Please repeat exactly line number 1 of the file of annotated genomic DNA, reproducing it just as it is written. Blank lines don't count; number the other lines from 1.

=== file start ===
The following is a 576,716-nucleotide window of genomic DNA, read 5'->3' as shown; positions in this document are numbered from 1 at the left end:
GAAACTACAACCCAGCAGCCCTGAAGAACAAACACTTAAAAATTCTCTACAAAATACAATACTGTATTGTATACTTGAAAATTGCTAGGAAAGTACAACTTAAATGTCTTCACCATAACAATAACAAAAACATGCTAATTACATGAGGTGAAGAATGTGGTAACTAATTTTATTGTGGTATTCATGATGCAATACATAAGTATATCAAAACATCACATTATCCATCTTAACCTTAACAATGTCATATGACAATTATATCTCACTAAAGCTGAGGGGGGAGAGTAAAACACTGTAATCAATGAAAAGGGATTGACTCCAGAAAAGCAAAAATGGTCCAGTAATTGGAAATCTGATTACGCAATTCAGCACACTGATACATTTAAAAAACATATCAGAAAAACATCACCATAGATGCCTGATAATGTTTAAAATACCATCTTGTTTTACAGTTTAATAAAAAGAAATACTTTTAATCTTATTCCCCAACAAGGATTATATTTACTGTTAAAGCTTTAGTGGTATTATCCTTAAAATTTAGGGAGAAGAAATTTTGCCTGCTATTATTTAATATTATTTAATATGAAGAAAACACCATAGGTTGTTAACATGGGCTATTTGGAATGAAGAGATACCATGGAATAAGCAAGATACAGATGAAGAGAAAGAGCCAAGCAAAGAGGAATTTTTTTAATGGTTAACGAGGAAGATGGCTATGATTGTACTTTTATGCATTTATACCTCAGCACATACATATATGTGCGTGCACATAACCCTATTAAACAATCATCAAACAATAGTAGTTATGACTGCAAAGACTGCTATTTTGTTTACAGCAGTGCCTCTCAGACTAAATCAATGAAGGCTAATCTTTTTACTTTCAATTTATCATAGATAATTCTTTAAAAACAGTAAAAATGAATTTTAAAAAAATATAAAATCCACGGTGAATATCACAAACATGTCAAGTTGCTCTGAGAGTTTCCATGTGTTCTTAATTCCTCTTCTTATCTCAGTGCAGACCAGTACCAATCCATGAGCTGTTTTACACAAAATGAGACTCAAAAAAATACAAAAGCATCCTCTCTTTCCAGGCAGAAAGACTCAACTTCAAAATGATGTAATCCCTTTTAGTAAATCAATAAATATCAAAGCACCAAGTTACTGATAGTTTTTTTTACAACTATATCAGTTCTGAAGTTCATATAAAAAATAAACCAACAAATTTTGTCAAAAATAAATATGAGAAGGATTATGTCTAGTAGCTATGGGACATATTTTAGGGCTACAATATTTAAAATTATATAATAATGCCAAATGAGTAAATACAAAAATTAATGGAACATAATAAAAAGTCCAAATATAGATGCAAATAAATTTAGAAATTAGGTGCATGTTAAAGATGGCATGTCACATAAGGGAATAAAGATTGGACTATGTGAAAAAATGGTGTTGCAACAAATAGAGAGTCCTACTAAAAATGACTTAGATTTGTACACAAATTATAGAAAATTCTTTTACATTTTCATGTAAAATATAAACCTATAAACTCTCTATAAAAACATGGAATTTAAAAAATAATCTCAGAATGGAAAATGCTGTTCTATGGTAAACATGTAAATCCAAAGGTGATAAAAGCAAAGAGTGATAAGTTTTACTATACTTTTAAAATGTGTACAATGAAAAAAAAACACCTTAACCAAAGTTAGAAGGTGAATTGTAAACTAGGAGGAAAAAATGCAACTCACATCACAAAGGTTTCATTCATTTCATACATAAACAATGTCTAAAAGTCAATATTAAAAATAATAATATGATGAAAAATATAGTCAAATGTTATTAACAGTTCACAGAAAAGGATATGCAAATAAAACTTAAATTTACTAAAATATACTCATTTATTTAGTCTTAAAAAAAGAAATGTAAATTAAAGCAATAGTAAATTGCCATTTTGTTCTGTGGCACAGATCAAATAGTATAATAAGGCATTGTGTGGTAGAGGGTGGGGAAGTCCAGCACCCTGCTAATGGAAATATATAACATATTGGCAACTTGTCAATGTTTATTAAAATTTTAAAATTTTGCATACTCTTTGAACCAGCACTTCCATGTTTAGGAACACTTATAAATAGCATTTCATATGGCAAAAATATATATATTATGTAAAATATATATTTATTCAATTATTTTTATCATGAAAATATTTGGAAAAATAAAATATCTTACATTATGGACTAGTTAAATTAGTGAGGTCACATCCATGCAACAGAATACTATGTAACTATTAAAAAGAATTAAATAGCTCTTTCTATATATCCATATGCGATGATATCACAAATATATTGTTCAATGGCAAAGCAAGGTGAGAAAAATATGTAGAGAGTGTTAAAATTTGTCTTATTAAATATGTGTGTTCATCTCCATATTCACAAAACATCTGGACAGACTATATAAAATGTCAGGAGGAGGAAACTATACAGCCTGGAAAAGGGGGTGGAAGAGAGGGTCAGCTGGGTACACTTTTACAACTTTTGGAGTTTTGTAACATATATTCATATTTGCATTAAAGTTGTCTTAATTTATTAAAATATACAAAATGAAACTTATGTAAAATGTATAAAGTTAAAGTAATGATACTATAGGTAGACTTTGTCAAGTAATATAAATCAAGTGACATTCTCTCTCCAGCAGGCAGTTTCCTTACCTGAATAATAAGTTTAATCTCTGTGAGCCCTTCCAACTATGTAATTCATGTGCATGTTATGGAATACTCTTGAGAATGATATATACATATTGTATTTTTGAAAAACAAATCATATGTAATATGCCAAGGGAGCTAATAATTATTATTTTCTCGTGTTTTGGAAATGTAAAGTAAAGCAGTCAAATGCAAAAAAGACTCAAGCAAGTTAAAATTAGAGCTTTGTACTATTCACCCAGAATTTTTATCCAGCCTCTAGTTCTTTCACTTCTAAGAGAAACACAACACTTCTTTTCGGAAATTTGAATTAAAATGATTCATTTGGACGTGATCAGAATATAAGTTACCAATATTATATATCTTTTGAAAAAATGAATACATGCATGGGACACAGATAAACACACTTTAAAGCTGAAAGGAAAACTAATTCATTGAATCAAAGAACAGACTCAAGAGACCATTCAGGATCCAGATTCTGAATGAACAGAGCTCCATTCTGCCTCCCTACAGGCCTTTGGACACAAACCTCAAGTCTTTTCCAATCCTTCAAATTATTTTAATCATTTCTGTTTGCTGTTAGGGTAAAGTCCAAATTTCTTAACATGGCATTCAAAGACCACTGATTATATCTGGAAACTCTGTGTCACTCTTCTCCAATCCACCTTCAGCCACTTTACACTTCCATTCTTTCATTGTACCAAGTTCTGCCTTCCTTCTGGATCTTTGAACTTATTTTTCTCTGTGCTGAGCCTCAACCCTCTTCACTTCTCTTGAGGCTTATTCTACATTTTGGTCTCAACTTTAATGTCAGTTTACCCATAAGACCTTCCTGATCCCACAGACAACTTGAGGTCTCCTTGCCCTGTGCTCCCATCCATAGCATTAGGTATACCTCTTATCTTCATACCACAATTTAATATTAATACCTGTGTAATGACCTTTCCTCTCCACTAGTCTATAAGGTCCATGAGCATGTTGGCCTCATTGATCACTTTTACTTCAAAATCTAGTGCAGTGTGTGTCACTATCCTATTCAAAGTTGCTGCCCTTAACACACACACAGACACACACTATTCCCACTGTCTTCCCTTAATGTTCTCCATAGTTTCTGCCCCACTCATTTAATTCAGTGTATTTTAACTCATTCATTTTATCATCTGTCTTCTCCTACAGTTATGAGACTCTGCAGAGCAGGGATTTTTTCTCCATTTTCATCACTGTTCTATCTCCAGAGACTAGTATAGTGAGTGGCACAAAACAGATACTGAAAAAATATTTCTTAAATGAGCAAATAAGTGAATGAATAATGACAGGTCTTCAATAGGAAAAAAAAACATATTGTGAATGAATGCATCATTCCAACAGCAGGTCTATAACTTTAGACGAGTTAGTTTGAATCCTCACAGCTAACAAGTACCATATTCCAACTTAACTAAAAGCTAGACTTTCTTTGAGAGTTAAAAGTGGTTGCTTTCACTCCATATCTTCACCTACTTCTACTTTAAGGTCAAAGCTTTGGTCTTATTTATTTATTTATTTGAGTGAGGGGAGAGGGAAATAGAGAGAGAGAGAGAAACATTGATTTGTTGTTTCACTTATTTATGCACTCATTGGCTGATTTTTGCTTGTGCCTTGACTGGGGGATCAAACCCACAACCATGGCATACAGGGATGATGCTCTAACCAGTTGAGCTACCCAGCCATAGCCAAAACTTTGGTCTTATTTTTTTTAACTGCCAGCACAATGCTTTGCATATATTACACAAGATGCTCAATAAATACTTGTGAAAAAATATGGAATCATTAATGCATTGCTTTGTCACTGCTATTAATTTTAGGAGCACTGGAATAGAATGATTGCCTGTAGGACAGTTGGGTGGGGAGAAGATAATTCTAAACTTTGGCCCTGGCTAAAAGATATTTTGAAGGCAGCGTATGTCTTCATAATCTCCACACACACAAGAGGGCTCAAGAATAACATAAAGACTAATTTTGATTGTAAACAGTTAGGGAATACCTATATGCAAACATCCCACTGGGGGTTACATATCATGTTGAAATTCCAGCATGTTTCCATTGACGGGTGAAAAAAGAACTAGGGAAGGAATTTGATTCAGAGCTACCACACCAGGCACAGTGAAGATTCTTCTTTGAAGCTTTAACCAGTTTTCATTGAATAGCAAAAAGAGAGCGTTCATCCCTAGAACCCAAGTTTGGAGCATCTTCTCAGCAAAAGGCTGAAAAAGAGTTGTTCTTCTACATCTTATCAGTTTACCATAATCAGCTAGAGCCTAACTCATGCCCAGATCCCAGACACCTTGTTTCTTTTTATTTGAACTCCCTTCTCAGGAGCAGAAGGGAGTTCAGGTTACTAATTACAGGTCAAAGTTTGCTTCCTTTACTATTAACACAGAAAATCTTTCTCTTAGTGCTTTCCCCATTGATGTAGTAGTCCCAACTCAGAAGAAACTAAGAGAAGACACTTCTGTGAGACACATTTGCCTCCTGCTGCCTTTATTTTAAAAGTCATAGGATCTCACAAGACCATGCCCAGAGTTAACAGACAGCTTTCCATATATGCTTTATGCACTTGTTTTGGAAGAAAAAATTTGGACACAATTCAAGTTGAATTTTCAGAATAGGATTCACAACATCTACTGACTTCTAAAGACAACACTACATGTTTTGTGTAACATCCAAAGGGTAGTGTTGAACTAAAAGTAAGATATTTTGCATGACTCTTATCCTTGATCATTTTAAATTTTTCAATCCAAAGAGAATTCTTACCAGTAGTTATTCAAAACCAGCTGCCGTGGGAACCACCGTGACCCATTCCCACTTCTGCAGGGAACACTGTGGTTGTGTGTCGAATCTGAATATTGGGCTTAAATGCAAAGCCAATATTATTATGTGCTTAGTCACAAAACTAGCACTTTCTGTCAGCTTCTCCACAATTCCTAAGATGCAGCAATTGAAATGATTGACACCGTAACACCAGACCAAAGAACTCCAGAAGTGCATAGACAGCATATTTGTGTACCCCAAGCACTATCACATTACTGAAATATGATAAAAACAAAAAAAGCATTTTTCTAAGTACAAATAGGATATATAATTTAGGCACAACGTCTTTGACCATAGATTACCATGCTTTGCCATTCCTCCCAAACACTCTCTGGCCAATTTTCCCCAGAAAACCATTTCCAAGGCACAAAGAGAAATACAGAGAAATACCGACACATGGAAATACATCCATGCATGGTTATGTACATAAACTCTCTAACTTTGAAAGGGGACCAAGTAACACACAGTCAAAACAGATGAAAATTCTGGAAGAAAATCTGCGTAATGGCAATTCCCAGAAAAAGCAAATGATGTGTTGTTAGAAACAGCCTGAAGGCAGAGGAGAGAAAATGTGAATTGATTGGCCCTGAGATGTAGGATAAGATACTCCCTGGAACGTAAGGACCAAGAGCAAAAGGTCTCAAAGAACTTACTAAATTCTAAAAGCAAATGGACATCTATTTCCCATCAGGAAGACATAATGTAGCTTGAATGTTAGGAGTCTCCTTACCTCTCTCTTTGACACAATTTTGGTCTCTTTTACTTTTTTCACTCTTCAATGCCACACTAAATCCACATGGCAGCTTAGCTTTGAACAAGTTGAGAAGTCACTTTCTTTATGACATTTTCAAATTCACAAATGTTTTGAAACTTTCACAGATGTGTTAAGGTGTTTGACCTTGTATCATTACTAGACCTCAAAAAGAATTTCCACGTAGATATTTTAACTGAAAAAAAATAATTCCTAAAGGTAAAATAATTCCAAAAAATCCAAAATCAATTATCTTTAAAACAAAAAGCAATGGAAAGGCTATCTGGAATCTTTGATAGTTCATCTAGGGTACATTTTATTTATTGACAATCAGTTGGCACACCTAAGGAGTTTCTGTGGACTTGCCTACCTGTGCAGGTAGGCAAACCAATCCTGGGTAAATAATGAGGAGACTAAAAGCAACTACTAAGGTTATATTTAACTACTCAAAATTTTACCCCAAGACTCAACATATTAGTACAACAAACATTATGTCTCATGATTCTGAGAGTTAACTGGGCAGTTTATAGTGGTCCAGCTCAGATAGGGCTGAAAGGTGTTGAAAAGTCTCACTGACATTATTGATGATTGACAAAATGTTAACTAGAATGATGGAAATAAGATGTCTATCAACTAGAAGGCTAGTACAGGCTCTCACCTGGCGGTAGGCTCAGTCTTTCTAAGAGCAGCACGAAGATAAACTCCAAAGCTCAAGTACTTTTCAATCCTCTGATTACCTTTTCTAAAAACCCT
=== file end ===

The following is a 576,716-nucleotide window of genomic DNA, read 5'->3' as shown; positions in this document are numbered from 1 at the left end: